Whenever I questioned something from your world, I was being old-fashioned and irrelevant. You, on the other hand, could disparage my clock or my typewriter with impunity. I seem to have been born at a wrong time. In my youth I had to respect my elders, and now that I’m old I must defer to the young. – Granddad.

The ending is a little surreal to me. There is a loss but the one who experienced it is philosophical about it. In fact, liberated by it. I wonder if I’ll ever do the same. The cast of characters all have their longings and insecurities and what happens online only amplifies what already manifested in their real lives.

I came into this book with very little and expectation and I wasn’t expected to be blown away by so many provoking ideas that make me reflect about my blog, the online scene and social networking with a new pair of eyes. But it did.

Highly recommended. A book worth re-reading and I thought should be promoted mainstream and promoted more widely. I very rarely do a sale pitch on my blog but I am going to encourage you to read it, if you haven’t you can get a copy for £0.99 at Amazon.co.uk now.

Rating: four and a half stars

I thank Andrew Blackman for sending this to me. It has been a treat.

I have a few questions of my own about online vs real life and watch this space as Andrew Blackman himself will be here to answer some of my questions; including one that I will be asking: “Is it possible that our blogs could be hijacked?”

Ebook. Publisher: Legend Press March 2013. Printed Length: 256 pages; Setting: London, UK. Source: Andrew BlackmanFinished reading on: 21 May 2013, Tuesday.

Other views:

Delia@Postcard from Asia: It is a little bit disconcerting to read a book in which social media platforms play such a major role. It almost feels like they are characters themselves, keeping the humans hooked with the invisible threads of addiction, playing on their insecurities.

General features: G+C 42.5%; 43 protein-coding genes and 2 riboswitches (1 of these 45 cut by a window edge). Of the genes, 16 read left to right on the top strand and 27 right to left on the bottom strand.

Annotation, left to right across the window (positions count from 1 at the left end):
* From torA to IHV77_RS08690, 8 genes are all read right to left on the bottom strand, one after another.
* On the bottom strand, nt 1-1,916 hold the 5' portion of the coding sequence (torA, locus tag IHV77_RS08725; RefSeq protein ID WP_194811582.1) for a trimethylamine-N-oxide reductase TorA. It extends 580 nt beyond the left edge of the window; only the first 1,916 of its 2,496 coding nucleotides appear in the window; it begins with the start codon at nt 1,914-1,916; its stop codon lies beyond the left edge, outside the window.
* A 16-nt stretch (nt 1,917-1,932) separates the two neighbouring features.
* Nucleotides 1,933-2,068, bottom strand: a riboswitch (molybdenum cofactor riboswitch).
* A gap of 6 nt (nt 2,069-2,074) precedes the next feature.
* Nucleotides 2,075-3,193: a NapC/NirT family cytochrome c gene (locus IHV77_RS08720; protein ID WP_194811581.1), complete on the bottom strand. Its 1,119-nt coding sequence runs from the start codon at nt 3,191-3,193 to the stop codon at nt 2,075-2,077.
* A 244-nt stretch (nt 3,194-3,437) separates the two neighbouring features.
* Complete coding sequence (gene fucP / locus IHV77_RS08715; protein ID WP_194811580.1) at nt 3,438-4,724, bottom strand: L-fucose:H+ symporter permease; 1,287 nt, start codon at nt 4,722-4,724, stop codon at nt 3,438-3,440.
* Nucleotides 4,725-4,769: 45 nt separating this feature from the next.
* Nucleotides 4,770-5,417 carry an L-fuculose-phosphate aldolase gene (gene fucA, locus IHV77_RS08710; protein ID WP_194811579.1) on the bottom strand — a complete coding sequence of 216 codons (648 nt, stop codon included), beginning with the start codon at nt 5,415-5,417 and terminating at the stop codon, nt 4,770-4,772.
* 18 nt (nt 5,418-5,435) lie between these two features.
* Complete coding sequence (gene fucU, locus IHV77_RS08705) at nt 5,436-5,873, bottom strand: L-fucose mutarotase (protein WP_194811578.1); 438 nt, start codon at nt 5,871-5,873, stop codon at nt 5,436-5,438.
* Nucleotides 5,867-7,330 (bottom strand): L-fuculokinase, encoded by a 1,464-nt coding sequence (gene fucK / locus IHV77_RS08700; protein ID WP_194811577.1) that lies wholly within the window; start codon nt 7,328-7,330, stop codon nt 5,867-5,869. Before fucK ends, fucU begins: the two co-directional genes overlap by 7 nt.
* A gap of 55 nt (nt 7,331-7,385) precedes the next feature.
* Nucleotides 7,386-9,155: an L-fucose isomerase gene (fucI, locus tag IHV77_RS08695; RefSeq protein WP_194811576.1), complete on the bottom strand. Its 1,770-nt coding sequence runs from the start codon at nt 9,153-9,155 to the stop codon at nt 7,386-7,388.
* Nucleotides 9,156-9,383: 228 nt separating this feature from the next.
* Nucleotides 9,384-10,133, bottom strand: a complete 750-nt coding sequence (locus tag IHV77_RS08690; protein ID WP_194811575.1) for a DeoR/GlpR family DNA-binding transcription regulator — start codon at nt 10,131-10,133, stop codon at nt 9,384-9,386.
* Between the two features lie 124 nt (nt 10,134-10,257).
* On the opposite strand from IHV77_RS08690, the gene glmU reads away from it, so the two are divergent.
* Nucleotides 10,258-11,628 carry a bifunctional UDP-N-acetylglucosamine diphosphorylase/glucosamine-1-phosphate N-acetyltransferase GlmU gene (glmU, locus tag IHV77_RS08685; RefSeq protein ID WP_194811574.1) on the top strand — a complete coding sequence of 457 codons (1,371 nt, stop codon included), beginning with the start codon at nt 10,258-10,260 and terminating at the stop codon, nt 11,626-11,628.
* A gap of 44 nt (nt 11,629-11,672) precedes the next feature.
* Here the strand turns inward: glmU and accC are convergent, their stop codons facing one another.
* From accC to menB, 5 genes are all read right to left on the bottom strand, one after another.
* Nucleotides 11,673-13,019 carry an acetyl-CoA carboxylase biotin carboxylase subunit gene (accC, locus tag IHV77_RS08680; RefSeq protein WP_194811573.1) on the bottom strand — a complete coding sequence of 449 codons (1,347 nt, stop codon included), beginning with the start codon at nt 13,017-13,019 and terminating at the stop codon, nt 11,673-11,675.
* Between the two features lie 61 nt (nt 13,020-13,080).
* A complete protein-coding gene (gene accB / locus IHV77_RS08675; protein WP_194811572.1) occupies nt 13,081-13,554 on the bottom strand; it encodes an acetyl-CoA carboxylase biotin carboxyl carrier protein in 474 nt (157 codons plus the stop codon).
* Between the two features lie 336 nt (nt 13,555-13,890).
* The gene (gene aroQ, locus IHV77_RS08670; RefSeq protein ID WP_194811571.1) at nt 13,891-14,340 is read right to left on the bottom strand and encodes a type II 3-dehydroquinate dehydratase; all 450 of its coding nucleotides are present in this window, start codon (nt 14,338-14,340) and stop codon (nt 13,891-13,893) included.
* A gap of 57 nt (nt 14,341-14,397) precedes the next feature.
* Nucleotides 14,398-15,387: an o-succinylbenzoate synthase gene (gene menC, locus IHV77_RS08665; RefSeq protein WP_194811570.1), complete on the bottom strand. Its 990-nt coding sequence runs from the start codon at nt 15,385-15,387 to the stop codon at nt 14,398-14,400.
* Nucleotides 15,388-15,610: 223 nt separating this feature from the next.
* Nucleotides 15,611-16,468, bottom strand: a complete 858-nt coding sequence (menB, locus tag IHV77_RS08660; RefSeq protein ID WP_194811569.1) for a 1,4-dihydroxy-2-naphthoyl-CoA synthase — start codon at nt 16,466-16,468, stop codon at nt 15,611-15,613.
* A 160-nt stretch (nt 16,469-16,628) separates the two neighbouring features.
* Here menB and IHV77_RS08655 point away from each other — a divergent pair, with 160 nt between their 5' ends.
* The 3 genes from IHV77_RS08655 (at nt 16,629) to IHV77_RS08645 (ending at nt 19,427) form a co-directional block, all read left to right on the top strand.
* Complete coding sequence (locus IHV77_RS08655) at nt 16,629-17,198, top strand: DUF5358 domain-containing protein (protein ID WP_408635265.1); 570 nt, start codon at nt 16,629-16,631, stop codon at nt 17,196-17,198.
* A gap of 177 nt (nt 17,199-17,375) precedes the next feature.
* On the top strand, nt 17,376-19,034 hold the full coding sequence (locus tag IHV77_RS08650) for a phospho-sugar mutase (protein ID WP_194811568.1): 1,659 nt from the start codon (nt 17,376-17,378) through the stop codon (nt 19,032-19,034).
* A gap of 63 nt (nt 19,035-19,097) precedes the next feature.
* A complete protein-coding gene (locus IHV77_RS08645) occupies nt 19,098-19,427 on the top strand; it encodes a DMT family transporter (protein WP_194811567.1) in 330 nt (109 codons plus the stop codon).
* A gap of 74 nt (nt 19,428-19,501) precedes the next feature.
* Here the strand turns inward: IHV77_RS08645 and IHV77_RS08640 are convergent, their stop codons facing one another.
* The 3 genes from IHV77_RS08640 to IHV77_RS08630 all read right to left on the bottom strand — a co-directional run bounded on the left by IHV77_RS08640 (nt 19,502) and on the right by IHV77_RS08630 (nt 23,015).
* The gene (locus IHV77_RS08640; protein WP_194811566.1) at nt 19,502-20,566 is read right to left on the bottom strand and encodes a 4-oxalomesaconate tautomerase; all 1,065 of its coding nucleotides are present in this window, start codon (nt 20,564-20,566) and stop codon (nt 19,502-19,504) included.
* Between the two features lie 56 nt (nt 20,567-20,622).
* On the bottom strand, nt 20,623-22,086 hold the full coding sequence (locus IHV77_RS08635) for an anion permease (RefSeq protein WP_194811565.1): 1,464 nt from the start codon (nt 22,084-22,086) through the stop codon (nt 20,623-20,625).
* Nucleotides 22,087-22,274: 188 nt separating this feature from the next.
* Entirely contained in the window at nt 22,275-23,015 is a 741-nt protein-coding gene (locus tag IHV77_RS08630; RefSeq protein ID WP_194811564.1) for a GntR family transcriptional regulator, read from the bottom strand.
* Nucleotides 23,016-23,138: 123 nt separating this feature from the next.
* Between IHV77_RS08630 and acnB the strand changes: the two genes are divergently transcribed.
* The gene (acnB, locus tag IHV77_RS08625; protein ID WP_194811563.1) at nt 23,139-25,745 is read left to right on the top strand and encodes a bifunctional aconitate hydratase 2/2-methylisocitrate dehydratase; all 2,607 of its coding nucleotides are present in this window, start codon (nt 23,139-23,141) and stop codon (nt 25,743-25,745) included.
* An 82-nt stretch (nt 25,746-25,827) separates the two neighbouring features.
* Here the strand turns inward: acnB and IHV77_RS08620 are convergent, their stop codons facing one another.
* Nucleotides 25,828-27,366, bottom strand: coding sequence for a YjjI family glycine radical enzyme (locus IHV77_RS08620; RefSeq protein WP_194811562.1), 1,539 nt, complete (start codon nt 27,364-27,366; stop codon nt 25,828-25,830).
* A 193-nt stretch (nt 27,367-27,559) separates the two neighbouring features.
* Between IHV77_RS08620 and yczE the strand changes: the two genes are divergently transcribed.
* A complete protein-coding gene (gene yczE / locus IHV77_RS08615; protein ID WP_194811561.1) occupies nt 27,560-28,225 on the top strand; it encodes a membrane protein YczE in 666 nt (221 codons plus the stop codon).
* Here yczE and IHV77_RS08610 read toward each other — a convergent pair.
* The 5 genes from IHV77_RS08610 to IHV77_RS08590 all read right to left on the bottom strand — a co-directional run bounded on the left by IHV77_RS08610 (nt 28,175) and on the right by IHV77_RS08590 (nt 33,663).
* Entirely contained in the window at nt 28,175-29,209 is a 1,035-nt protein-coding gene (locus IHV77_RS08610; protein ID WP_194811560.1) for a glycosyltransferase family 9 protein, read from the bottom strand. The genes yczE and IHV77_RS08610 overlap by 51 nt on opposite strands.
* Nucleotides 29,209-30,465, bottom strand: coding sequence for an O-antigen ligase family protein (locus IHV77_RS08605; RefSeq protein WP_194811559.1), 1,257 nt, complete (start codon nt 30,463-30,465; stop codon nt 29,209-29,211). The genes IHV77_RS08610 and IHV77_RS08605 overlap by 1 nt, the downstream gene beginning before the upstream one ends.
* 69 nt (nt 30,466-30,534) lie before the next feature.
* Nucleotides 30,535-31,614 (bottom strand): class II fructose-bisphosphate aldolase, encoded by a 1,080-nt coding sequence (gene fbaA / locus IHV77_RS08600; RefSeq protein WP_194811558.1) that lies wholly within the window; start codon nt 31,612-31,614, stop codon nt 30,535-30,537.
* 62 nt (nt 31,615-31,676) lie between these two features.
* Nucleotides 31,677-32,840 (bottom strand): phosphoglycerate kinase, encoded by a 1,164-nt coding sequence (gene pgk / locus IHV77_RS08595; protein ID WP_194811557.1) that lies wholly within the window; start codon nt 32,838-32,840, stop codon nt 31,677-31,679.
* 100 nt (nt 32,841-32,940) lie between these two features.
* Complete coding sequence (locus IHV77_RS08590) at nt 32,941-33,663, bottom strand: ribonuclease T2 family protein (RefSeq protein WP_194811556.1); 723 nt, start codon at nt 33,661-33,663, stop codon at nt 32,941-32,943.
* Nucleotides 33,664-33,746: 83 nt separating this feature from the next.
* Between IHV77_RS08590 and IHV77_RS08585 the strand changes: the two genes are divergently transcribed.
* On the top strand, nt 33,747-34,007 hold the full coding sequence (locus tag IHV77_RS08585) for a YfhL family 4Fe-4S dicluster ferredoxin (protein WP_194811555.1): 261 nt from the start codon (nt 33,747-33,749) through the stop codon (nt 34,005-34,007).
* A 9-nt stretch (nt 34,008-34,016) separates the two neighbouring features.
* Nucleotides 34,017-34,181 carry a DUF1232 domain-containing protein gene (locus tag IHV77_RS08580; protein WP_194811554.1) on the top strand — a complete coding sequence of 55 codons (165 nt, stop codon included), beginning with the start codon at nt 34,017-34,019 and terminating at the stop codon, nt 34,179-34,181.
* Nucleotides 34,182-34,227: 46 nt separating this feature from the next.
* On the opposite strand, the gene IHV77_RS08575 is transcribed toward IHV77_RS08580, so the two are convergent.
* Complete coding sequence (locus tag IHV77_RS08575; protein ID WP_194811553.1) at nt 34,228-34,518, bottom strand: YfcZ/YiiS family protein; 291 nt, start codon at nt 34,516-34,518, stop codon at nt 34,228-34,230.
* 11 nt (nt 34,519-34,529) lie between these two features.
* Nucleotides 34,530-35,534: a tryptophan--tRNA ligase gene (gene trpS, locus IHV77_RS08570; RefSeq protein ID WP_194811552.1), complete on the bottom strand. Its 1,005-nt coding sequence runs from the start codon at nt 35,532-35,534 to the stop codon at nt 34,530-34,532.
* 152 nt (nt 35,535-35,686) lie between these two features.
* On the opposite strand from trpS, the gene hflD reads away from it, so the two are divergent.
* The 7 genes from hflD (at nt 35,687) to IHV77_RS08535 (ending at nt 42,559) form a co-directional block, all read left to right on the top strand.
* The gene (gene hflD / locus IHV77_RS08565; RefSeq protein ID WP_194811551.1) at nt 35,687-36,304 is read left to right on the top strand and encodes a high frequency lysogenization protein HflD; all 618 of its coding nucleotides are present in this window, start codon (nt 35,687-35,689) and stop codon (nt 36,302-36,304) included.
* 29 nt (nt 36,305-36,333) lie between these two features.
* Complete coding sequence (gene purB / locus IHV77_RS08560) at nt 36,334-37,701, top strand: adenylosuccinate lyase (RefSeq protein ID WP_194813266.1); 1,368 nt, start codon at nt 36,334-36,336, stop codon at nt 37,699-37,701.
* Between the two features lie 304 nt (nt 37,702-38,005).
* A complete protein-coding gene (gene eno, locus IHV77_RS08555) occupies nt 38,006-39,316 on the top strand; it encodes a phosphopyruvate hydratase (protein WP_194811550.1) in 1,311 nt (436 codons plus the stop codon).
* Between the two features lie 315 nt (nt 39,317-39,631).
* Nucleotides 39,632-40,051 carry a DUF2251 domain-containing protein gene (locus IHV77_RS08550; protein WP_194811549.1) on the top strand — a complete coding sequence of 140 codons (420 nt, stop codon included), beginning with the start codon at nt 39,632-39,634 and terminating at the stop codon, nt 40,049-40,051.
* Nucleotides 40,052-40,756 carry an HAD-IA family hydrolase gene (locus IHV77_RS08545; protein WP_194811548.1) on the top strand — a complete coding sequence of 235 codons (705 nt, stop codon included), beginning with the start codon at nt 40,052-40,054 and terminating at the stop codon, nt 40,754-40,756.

VishyA Virtual Love’ is an interesting take on today’s world in which online identities of people sometimes submerge their offline ones. I enjoyed reading it. I can’t wait to find out what themes Andrew Blackman will explore in his next book.

Andrew blackman

Read interviews to get to know Andrew Blackman and motivation behind the book.


Geosi reads

About the writer:

Andrew Blackman is the author of the novel On the Holloway Road (Legend Press, 2009), which won the Luke Bitmead Writer’s Bursary and was shortlisted for the Dundee International Book Prize. His second novel, A Virtual Love, (Legend Press, 2013) deals with identity in the age of social networking.

Andrew has lived in London, Barbados and New York. His work has been published in Monthly Review, the Cincinnati Post, Pittsburgh Post-Gazette, Seattle Times.


About JoV

A bookaholic that went out of control.... I eat, sleep and breathe books. Well, lately I do other stuff.


16 thoughts on “Virtual Love by Andrew Blackman

  1. Nice review, Jo! Glad to know that you liked the book. I liked very much your comment that you know you love a book when you can’t find the right word to describe how you feel about it. It is a beautifully put thought. I also liked what you said about being fortunate to be part of the generation which straddles the BI (Before Internet) and AI (After Internet) worlds. I am fortunate too. I sometimes miss letters and packages by mail. I have a friend to whom I occasionally write letters and my friend replies back with a letter of her own. But those are the only letters I write these days. The email was a powerful tool when it came out because it was instantaneous, but now the heart yearns for the old-fashioned letter. I liked both the passages you have quoted, but my favourite was the one by granddad – he is my favourite character from the book. Thanks for this wonderful review. And thanks for the link.

    Posted by Vishy | May 31, 2013, 10:40 am
    • Vishy,
      No problem Vishy. I am amazed you still write paper letter. I think you should keep that tradition alive! 🙂
      Everyone loves packages. I am happy that now we order online so that our old faithful postmen in England still keep their jobs in Royal Mail.

      Posted by JoV | May 31, 2013, 5:27 pm
  2. Interesting review, I’d like to read the book. As you say – surprising there aren’t more novels wrestling with the topics – all of them thought provoking.